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Goldsmith v Goldsmith

A sentence of 12 months’ imprisonment for contempt of court following several serious breaches of a non-molestation order was excessive and, while a suspended sentence was inappropriate, a sentence of eight months’ imprisonment reflected the seriousness of the offences.

10 November 2006

The appellant (G) appealed against a sentence of 12 months’ imprisonment for contempt of court. Following the dissolution of G’s marriage to the respondent (W), G was convicted of threatening to kill W. W obtained a non-molestation order to protect herself and the two children of the marriage. On several occasions G breached the order by making threats to W and her family, damaging property belonging to W’s family, sending threatening messages and encouraging his new wife to become involved in an altercation with W. When sentencing, the judge treated the breaches as serious and imposed consecutive sentences of three months’ imprisonment for each of the four serious breaches. G argued that the sentence of 12 months’ imprisonment was excessive and the judge ought to have imposed a suspended sentence.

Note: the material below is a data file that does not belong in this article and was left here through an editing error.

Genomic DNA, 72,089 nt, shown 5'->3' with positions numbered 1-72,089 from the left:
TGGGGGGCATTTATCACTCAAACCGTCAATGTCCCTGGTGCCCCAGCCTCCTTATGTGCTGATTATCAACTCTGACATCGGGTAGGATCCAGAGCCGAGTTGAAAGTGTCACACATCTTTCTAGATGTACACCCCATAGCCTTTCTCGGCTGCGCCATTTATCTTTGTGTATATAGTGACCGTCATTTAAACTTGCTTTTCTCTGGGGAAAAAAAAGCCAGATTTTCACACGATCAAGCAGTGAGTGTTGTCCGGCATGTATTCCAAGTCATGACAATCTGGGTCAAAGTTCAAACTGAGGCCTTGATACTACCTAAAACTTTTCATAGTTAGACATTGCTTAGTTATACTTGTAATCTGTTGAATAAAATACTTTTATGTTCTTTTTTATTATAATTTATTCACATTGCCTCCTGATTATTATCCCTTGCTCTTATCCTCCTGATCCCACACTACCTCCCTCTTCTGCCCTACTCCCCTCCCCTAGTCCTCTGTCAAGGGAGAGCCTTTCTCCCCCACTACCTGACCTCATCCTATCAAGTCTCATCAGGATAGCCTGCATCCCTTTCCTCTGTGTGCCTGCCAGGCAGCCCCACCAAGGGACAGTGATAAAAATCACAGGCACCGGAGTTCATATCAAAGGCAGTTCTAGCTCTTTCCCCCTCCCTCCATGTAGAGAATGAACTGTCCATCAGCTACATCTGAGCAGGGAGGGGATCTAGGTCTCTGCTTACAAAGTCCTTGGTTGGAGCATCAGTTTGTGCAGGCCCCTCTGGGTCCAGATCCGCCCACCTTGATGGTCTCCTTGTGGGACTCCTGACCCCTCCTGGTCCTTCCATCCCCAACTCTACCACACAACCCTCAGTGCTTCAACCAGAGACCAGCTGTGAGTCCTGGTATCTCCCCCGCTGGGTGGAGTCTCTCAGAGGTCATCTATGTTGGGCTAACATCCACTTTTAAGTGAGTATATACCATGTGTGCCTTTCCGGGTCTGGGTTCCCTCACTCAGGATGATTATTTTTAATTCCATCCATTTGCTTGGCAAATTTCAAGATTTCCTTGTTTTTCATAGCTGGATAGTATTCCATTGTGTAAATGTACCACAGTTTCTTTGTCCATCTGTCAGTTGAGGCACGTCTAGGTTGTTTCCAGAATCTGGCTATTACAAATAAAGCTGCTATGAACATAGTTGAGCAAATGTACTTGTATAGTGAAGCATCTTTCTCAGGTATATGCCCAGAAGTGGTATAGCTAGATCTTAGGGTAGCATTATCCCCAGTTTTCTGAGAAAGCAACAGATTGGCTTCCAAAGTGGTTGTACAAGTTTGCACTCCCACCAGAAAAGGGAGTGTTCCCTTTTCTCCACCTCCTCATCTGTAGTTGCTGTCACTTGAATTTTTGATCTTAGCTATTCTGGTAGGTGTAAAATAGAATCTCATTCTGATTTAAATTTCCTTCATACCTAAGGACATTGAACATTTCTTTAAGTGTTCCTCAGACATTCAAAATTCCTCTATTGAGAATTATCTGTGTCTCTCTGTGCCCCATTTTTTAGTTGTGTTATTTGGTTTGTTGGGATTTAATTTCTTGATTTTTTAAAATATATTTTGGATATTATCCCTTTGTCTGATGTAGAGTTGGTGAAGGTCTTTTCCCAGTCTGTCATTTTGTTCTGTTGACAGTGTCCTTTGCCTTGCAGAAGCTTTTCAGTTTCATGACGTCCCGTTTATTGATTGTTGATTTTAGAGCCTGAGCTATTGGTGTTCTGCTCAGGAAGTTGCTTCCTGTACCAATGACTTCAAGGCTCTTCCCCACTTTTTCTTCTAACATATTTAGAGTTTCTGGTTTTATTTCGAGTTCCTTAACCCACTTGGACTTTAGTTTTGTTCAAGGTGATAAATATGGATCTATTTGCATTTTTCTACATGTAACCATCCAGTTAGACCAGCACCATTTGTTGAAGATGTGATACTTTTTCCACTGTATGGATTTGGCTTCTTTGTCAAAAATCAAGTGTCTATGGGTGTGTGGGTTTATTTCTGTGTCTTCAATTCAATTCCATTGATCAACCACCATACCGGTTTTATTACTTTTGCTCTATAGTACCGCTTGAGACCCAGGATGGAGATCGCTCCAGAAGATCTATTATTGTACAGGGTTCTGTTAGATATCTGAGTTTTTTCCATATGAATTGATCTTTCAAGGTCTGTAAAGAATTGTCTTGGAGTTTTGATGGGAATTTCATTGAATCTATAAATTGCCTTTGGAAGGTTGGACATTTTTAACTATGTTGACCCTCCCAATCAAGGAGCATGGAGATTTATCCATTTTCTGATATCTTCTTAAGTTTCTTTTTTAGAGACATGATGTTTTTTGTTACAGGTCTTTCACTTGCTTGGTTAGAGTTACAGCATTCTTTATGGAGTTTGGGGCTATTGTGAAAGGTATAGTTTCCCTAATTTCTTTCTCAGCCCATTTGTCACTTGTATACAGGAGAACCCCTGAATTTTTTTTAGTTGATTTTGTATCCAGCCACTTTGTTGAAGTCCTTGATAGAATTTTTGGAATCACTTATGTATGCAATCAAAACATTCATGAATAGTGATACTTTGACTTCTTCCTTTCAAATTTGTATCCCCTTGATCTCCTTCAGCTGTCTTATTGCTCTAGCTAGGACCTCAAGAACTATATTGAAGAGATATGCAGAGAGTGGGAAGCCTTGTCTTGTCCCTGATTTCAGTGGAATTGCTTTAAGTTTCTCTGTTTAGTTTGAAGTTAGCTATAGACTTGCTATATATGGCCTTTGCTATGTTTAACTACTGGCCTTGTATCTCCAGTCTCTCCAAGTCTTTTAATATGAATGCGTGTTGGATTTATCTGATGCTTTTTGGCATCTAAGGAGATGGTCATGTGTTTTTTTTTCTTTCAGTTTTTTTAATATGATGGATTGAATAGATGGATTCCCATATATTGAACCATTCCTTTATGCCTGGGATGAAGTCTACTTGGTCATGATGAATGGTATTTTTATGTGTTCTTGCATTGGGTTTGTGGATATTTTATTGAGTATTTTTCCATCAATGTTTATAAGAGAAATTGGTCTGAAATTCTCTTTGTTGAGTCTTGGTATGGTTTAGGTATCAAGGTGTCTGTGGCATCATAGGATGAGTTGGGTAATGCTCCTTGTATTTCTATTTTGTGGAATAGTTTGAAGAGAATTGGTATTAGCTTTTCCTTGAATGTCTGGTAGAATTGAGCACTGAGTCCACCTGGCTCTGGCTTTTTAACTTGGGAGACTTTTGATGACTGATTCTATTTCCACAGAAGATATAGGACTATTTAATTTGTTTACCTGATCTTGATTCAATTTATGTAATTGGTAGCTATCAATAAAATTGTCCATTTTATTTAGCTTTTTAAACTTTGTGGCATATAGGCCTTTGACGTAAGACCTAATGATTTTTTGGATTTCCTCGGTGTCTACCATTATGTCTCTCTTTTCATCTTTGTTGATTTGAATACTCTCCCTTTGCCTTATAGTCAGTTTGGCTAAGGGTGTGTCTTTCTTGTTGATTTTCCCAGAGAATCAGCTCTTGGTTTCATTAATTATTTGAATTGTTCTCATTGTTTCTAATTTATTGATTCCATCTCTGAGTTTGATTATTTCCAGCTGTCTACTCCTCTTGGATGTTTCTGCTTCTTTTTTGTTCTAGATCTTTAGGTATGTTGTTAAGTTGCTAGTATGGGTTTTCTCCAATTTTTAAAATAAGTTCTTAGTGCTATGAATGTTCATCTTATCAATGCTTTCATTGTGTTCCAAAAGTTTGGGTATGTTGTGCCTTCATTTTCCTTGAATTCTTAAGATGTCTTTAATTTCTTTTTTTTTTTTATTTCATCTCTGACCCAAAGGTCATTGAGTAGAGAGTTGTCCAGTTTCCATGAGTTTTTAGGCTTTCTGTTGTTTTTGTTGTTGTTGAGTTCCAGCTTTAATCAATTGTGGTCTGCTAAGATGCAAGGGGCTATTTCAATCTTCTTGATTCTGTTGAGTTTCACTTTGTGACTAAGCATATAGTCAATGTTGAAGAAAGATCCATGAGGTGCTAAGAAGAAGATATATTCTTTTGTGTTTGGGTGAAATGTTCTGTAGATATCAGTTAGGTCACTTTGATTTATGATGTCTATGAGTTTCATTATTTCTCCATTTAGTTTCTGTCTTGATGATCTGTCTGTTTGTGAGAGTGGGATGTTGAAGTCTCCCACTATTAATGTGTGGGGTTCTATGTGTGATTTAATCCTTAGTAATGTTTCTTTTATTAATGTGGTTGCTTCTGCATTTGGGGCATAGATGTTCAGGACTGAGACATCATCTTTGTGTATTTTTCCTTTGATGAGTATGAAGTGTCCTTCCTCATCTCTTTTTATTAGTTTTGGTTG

HELD: Appeal allowed

In the circumstances of the case, the judge was entitled to impose an immediate custodial sentence given all four breaches were different in qua...

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